U.S. President Barack Obama's visit to Vietnam later this month comes at a time when Vietnam is seeking stronger ties with the United States. Many Vietnamese Americans, especially the younger generation, are optimistic Obama’s trip will help further reconciliation between the two former foes. Elizabeth Lee has more from the community called "Little Saigon" located south of Los Angeles.
    Video

    Video Vietnamese-American Youth Optimistic About Obama's Visit to Vietnam

    U.S. President Barack Obama's visit to Vietnam later this month comes at a time when Vietnam is seeking stronger ties with the United States. Many Vietnamese Americans, especially the younger generation, are optimistic Obama’s trip will help further reconciliation between the two former foes. Elizabeth Lee has more from the community called "Little Saigon" located south of Los Angeles.
    Video

    Video First-generation, Afghan-American Student Sets Sights on Basketball Glory

    Their parents are immigrants to the United States. They are kids who live between two worlds -- their parents' homeland and the U.S. For many of them, they feel most "American" at school. It can be tricky balancing both worlds. In this report, produced by Beth Mendelson, Arash Arabasadi tells us about one Afghan-American student who seems to be coping -- one shot at a time.
    Video

    Video Newest US Citizens, Writing the Next Great Chapter

    While universities across the United States honor their newest graduates this Friday, many immigrants in downtown Manhattan are celebrating, too. One hundred of them, representing 31 countries across four continents, graduated as U.S. citizens, joining the ranks of 680,000 others every year in New York and cities around the country.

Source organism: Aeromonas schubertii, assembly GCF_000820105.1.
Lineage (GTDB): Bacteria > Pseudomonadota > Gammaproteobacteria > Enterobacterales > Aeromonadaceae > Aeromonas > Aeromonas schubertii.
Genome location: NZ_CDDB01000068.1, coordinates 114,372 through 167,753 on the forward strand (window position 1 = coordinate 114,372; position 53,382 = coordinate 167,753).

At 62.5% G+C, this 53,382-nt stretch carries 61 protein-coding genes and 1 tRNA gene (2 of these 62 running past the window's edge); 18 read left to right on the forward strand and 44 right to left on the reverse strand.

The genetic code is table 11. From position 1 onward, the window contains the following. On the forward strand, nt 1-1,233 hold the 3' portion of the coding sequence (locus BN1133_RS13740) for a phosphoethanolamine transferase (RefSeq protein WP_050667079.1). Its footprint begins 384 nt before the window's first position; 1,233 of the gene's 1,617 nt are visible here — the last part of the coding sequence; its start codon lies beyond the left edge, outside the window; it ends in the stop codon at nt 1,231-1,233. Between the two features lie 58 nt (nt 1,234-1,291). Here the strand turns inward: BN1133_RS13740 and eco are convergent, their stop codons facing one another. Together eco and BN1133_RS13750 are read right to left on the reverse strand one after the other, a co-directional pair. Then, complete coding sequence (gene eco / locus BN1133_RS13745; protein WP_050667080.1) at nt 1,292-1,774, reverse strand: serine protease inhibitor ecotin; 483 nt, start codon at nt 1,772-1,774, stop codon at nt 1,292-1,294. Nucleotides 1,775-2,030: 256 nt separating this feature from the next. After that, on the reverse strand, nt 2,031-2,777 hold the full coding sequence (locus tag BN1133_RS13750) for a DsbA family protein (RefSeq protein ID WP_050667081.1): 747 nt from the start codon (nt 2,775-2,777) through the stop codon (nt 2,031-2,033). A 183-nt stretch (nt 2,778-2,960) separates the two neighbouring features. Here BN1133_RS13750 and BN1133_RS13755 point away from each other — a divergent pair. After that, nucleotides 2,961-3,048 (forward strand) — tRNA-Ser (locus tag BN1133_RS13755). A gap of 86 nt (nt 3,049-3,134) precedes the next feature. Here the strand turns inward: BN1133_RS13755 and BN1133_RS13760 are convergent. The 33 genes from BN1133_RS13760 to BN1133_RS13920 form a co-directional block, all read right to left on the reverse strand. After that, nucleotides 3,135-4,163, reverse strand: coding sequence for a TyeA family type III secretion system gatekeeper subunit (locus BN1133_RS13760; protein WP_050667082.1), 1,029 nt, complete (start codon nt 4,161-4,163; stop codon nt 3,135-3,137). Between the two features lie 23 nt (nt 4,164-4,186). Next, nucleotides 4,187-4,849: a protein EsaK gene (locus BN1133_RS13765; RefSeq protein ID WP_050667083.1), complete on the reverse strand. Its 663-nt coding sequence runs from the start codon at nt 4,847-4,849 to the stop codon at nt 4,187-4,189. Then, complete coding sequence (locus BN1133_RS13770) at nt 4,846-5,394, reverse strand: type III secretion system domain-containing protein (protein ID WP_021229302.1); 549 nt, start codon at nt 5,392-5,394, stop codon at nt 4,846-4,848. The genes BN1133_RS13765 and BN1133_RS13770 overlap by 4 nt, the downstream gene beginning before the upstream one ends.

Video

    Video Vietnam Sees Strong Economic Growth Despite Incomplete Reforms

    Vietnam has transformed its communist economy to become one of the world's fastest-growing nations. While the reforms are incomplete, multinational corporations see a profitable future in Vietnam and have made major investments -- as VOA's Jim Randle reports.
    Video

    Video Qatar Denies World Cup Corruption

    The head of Qatar’s organizing committee for the 2022 World Cup insists his country's bid to host the soccer tournament was completely clean, despite the corruption scandals that have rocked the sport’s governing body, FIFA. Hassan Al-Thawadi also said new laws would offer protection to migrants working on World Cup construction projects. VOA's Henry Ridgwell reports.
    Video

    Video Infrastructure Funding Puts Cambodia on Front Line of International Politics

    When leaders of the world’s seven most developed economies meet in Japan next week, demands for infrastructure investment world wide will be high on the agenda. Japanese Prime Minister Shinzo Abe’s push for “quality infrastructure investment” throughout Asia has been widely viewed as a counter to the rise of Chinese investment flooding into region.
    Video

    Video Democrats Fear Party Unity a Casualty in Clinton-Sanders Battle

    Democratic presidential front-runner Hillary Clinton claimed a narrow victory in Tuesday's Kentucky primary even as rival Bernie Sanders won in Oregon. Tensions between the two campaigns are rising, prompting fears that the party will have a difficult time unifying to face the presumptive Republican nominee, Donald Trump. VOA national correspondent Jim Malone has more from Washington.
    Video

    Video Portrait of a Transgender Marriage: Husband and Wife Navigate New Roles

    As controversy continues in North Carolina over the use of public bathrooms by transgender individuals, personal struggles with gender identity that were once secret are now coming to light. VOA’s Tina Trinh explored the ramifications for one couple as part of trans.formation, a series of stories on transgender issues.
    Video

    Video Amerikan Hero Flips Stereotype of Middle Eastern Character

    An Iranian American comedian is hoping to connect with American audiences through a film that inverts some of Hollywood's stereotypes about Middle Eastern characters. Sama Dizayee reports.
    Video

    Video Budding Young Inventors Tackle City's Problems with 3-D Printing

    Every city has problems, and local officials and politicians are often frustrated by their inability to solve them. But surprising solutions can come from unexpected places. Students in Baltimore. Maryland, took up the challenge to solve problems they identified in their city, and came up with projects and products to make a difference. VOA's June Soh has more on a digital fabrication competition primarily focused on 3-D design and printing. Carol Pearson narrates.

    Special Report

    Adrift The Invisible African Diaspora